The Secretary General is appointed by the General Assembly on the recommendation of the UN Security Council. The Secretary General’s selection is therefore subject to the veto of any of the five permanent members of the Security Council: China, Russia, United States, France, and the United Kingdom. UN Secretary Generals serve five-year terms, and while there is technically no set limit to the number of terms one can serve, no Secretary General has served more than two terms. See United Nations, Appointment Process.
Responsibilities and Mandate of the SG
The role of the Secretary General is “[e]qual parts diplomat and advocate, civil servant and CEO.” See United Nations, The role of the Secretary-General. The UN describes the Secretary General as “a symbol of United Nations ideals and a spokesperson for the interests of the world’s peoples, in particular the poor and vulnerable among them.” The UN Charter grants the Secretary General a considerable scope of action as the “chief administrative officer” of the United Nations, whose mandate also includes performing duties prescribed to the Secretary General by the Security Council, the General Assembly, Economic and Social Council, and other United Nations Organs. Further, the UN Charter empowers the Secretary General to “bring to the attention of the Security Council any matter which in his opinion may threaten the maintenance of international peace and security.” See United Nations, The role of the Secretary-General.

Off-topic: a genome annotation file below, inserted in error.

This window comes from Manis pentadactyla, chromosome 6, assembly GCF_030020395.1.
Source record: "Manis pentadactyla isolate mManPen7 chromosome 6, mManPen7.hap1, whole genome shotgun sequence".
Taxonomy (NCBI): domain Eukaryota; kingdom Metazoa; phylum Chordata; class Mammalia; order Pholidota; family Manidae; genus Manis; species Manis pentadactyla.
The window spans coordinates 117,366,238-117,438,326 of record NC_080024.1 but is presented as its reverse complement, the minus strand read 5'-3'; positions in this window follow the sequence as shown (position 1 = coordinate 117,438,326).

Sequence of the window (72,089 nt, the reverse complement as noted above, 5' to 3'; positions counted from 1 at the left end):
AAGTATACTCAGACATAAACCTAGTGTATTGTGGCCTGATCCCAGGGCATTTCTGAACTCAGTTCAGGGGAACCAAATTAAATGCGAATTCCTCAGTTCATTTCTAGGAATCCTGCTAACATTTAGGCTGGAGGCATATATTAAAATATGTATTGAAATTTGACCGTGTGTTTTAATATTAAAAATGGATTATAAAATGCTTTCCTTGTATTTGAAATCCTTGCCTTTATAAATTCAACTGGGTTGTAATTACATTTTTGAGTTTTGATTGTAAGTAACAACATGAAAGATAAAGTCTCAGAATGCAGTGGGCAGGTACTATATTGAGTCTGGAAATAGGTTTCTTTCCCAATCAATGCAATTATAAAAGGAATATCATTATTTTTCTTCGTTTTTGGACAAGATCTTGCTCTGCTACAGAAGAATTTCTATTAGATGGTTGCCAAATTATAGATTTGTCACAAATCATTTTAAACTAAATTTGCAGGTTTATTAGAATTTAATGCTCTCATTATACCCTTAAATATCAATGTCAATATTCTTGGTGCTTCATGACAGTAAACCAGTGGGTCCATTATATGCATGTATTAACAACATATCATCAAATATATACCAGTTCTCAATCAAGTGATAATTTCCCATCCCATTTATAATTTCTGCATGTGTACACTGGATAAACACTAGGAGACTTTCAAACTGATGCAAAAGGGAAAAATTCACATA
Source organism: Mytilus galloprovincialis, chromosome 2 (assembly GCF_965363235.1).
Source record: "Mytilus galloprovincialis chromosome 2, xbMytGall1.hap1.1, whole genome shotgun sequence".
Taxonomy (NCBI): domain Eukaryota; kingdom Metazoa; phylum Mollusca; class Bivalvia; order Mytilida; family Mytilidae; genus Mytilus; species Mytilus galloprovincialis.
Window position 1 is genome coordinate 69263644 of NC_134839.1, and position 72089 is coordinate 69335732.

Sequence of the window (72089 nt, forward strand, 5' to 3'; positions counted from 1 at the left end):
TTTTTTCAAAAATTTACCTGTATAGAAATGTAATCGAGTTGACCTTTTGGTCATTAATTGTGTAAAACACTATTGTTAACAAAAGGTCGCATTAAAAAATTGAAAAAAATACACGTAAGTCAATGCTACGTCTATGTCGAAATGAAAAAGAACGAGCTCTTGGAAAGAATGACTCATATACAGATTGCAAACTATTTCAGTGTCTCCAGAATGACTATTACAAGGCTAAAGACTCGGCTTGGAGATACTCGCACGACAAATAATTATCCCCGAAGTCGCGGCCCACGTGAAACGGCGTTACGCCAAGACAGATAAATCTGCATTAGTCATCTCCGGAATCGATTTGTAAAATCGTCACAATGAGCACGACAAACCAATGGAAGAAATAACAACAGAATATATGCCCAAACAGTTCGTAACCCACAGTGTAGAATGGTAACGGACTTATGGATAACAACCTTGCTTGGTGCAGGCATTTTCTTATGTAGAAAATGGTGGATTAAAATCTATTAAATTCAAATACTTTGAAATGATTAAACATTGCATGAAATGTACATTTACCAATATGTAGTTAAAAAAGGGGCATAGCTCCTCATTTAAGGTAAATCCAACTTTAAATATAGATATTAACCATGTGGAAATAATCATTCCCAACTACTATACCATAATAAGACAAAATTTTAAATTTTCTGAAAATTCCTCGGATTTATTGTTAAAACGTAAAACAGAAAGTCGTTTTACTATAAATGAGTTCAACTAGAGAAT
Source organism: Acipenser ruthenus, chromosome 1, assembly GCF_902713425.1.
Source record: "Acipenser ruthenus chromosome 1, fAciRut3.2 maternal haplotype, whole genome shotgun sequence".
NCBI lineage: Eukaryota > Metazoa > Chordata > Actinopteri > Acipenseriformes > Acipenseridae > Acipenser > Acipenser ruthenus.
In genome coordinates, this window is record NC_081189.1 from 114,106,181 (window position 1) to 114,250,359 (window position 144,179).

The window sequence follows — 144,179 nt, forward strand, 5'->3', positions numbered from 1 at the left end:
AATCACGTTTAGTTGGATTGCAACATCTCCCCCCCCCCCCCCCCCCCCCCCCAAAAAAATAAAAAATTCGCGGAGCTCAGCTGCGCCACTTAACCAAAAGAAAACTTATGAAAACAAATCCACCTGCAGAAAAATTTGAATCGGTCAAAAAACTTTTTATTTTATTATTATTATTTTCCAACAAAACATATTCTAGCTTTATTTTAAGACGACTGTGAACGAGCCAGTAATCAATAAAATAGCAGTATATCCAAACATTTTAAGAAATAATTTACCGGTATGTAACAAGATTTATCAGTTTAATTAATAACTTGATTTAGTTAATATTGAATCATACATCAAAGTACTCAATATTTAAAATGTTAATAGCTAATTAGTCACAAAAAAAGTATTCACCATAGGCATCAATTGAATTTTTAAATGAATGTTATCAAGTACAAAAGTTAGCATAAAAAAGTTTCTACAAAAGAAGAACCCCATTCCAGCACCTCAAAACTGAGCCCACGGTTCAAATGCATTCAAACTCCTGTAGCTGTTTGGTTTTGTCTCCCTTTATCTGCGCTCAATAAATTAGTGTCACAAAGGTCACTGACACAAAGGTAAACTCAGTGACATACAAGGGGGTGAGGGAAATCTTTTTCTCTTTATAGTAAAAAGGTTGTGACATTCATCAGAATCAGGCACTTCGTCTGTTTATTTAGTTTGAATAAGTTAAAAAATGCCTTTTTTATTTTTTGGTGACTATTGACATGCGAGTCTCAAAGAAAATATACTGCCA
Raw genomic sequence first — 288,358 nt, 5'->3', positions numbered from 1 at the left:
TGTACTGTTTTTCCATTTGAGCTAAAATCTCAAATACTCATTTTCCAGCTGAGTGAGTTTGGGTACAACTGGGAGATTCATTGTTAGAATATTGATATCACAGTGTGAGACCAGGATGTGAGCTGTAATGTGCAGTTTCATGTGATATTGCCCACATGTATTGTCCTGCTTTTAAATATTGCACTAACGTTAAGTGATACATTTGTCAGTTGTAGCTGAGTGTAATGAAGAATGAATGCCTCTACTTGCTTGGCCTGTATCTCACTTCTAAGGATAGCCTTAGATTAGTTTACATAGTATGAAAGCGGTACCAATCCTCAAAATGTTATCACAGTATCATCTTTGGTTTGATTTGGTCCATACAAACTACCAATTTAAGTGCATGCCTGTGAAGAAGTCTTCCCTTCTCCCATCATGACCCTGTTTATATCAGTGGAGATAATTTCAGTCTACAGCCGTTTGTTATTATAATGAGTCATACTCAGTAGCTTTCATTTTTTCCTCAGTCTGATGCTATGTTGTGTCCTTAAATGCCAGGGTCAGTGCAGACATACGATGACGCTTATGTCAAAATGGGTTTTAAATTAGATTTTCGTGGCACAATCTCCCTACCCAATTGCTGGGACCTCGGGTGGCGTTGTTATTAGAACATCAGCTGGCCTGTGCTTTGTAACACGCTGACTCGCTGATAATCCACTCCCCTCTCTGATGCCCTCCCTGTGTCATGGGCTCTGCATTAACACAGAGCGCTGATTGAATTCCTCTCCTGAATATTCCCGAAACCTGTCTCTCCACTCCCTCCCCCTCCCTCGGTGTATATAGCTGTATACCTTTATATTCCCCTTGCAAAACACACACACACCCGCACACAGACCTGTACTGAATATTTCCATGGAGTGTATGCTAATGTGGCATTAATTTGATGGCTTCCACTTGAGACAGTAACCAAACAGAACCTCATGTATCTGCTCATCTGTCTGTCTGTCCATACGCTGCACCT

In addition to being the face of the organization, the Secretary General is charged with tasks such as attending sessions of United Nations bodies, meeting with world leaders and government officials, remaining engaged with the peoples of the 193 Member States, and staying informed of issues of international concern on the UN’s agenda.
Further, the Secretary General serves as the chairman of the United Nations System Chief Executives Board for Coordination (CEB), a board that coordinates the UN’s substantive and management matters, and issues annual reports on the work of the UN. Importantly, the Secretary General uses his “good offices,” to prevent or limit international disputes through public or private means. See United Nations, The role of the Secretary-General.